3 Ways To Divert Water Away From Your House Without Gutters

Rain gutters are very useful for preventing water damage to your home and preserving its structure. By diverting water away from the foundation and siding, gutters ensure that water doesn't seep into your home and cause problems like a flooded basement or mold. Gutters can help preserve your soil, landscaping, roof, and even sidewalks and patios, explains Rain Gutters Solution

Sometimes, however, you might need an alternative to a gutter. Perhaps cleaning your gutters is becoming too much of a hassle. Maybe they don't function properly anymore, or you just want an option that has a more pleasant appearance. Regardless of the reason, there are various alternatives out there. According to Blue River Gutters, some methods depend on the architecture of your home, like Spanish-style overhangs, which are designed into a home while it's being built, while others can be simple additions. Here are three ways that you can direct water away from your house without using gutters.

Drip edges

Drip edges are metal sheets that are fixed along the edge of the roof. They are designed to reduce the speed of falling rainwater and direct it away from the house walls. Drip edges protect both the foundations and the walls from absorbing water and getting damaged, says Worst Room. This makes them a good alternative since water can seep behind gutters and rot the wooden boards that they are mounted on, as well as the wooden joists that frame your roof.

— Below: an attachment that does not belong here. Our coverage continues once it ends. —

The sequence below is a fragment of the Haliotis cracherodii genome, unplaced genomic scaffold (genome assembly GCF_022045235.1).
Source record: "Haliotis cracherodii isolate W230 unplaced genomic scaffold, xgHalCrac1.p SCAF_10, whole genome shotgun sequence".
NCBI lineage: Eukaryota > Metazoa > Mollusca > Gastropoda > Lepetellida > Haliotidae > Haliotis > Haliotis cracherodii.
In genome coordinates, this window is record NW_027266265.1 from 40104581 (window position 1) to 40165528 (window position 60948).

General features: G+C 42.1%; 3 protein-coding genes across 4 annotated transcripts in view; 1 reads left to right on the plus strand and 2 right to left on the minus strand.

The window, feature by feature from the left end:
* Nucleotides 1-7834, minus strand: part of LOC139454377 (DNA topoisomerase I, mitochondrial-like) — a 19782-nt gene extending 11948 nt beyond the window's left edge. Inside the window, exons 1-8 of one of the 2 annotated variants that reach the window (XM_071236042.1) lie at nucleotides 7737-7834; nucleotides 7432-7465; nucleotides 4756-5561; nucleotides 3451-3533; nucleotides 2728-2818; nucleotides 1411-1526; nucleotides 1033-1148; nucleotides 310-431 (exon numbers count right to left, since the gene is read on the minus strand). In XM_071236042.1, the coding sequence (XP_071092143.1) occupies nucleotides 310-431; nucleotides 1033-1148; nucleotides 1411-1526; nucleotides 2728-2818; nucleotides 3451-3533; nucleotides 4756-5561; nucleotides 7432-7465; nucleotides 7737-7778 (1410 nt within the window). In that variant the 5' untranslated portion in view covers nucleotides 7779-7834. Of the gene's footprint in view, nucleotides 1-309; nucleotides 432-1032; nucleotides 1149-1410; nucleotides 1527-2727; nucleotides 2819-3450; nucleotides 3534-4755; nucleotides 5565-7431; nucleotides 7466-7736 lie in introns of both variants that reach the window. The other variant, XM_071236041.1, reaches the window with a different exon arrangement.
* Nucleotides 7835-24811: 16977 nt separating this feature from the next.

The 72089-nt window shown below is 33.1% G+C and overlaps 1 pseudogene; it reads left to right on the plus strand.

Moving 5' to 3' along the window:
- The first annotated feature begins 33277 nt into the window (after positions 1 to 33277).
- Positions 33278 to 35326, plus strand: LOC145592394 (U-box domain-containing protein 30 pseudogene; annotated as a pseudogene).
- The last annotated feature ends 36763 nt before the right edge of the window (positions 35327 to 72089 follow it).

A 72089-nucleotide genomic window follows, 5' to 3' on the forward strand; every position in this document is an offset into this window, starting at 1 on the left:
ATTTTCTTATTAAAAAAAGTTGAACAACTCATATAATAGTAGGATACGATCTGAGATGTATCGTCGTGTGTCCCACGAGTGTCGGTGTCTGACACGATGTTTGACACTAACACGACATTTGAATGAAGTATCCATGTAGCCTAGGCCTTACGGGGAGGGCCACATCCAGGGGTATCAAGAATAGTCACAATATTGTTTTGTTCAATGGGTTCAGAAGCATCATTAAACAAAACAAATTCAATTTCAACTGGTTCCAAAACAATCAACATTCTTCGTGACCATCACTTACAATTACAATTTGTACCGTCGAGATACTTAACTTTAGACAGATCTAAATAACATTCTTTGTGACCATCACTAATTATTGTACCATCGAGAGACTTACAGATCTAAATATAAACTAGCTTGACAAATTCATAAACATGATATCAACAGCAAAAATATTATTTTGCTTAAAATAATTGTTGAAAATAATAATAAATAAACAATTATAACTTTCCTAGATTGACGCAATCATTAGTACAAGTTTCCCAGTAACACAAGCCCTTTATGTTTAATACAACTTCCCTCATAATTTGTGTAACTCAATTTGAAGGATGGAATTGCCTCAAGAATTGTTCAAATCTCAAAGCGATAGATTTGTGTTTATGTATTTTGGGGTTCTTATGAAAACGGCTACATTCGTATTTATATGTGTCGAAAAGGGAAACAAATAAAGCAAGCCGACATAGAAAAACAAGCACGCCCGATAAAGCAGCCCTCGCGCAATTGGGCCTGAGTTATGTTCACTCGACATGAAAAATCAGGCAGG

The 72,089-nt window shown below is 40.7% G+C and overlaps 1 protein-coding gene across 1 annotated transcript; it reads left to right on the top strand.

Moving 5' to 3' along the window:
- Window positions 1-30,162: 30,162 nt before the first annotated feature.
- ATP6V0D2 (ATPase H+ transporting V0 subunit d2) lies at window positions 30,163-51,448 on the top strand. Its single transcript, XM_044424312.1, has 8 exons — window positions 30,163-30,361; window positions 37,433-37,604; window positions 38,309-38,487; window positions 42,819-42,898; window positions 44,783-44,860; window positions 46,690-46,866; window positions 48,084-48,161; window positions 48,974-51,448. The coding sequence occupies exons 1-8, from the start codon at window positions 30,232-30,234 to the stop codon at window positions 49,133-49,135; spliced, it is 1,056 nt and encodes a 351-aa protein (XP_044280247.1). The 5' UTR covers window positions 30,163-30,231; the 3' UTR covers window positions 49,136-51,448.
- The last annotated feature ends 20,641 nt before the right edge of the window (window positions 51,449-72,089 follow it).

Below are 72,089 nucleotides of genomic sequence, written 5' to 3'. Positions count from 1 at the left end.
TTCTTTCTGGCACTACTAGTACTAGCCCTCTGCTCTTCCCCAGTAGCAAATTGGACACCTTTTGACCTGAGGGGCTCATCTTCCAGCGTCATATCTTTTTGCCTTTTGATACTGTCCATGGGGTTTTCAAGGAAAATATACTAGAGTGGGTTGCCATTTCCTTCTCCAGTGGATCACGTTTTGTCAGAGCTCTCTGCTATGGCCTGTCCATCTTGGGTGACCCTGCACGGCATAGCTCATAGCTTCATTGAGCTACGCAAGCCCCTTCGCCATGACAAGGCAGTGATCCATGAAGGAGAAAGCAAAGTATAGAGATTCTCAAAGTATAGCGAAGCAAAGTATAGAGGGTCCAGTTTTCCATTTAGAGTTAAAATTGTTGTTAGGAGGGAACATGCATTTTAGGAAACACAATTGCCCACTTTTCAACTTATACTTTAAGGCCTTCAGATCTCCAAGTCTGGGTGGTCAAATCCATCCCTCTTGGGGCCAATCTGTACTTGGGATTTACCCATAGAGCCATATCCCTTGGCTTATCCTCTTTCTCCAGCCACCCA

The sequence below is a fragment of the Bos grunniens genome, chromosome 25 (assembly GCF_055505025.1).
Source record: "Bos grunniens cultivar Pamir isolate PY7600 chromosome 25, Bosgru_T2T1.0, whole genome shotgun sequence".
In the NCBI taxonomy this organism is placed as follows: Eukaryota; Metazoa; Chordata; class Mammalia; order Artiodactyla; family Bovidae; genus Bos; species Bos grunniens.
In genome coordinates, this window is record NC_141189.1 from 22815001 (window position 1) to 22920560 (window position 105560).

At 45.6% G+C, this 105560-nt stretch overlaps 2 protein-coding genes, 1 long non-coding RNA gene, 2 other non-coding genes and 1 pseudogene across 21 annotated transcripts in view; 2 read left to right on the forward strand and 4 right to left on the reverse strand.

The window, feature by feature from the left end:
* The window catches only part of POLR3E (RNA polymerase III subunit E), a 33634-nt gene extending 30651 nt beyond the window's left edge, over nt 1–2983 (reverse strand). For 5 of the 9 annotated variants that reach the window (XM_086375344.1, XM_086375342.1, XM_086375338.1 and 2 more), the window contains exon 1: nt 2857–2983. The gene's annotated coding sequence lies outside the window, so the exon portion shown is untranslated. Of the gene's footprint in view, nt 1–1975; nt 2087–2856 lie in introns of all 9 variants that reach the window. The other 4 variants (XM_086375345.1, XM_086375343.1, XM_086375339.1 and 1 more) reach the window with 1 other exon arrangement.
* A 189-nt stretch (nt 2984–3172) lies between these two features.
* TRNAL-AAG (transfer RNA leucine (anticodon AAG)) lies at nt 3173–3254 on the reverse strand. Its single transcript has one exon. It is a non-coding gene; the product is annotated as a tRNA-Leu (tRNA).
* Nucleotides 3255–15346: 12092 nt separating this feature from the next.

You can find drip edges made from copper, aluminum, steel, and various kinds of plastics. The three main options are type C, the standard L-shaped; Type D, which is T-shaped and more effective at keeping water away from the long wooden board on the edge of the roof; and Type F, which is a more extended version that is better suited for retrofit on existing roofs, according to IKO.

Drip paths

If you are looking for a more stylish option, drip paths are paved sections that are built right under the roof to catch the rainwater that drips down. By placing rocks and gravel stategically into the soil, you can divert water away from the foundations of your home. To install, first determine the location at which rainwater runs from your roof and onto the ground. Then, dig a trench around the house and ensure that the materials are installed correctly so that the water flows away from the building, explains wikiHow. Another tip from wikiHow is to add some shrubs or small plants to make the area look more attractive.

According to Backyard Boss, this is a good option because it is easy to DIY, easy to maintain, and the materials are affordable. Something that you need to be wary of is that the slope of the ground shouldn't lead towards your house though, warns Real Estate Info Guide.

Rain chains

Originally from Japan, rain chains are metal cups with holes in the bottom to connect them all, describes Real Estate Info Guide. They take rainwater from the roof and direct it all the way down to storage vessels above or below the ground. They can also direct water into things like a planter, says Home Stratosphere. Rain chains are installed on the corner of the roof. In order to keep a pleasant appearance, it is advised not to have too many rain chains on your home's exterior, so this method is better for smaller roofs, advises Real Estate Info Guide.

Rain chains are available in different designs and materials, making this alternative an aesthetically pleasing choice. However, something to note is that they can be costly, especially if they also require a professional installation. And, they aren't ideal in heavy rains and need to be removed in freezing temperatures.